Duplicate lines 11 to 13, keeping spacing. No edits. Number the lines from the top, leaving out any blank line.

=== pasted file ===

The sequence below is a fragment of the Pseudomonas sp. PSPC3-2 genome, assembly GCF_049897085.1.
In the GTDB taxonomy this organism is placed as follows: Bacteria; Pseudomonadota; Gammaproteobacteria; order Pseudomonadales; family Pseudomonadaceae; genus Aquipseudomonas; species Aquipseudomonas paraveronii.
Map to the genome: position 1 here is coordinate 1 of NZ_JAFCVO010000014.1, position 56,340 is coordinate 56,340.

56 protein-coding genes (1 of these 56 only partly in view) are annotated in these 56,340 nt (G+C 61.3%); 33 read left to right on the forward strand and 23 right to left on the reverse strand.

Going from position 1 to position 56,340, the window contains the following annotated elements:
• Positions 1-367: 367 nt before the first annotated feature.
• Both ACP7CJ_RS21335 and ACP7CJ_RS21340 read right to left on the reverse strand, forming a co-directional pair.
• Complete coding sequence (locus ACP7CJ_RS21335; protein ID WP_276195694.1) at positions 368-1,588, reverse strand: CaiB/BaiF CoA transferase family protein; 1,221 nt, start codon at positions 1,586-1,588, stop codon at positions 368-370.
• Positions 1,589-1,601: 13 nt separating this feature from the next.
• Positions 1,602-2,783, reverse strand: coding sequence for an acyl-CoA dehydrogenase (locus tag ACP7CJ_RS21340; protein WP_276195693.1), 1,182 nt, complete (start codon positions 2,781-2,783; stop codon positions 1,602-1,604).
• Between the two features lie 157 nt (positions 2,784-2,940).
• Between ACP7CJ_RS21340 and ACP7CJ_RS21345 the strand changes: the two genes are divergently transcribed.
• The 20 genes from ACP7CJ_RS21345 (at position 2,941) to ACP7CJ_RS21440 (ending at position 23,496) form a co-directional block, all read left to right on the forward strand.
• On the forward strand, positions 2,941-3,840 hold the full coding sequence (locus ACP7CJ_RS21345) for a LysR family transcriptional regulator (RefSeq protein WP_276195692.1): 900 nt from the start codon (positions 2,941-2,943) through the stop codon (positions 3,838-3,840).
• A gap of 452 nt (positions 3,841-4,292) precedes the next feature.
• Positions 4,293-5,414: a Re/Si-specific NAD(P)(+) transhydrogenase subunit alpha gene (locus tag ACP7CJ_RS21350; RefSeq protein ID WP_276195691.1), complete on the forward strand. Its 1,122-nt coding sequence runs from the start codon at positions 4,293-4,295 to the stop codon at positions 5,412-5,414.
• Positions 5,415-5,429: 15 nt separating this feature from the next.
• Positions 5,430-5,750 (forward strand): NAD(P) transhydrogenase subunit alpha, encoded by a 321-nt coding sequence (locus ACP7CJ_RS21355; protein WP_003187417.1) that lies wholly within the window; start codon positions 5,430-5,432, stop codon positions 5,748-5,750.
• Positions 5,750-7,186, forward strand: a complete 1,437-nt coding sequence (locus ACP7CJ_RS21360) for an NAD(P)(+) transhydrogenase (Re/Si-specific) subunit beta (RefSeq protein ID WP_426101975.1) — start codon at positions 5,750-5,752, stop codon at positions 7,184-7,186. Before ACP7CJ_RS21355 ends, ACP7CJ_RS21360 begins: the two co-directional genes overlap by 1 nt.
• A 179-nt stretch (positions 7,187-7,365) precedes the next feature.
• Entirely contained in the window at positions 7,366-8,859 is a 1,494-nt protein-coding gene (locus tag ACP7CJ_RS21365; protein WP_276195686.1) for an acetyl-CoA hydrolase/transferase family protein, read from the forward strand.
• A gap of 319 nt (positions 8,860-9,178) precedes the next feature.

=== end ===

• Between the two features lie 157 nt (positions 2,784-2,940).
• Between ACP7CJ_RS21340 and ACP7CJ_RS21345 the strand changes: the two genes are divergently transcribed.
• The 20 genes from ACP7CJ_RS21345 (at position 2,941) to ACP7CJ_RS21440 (ending at position 23,496) form a co-directional block, all read left to right on the forward strand.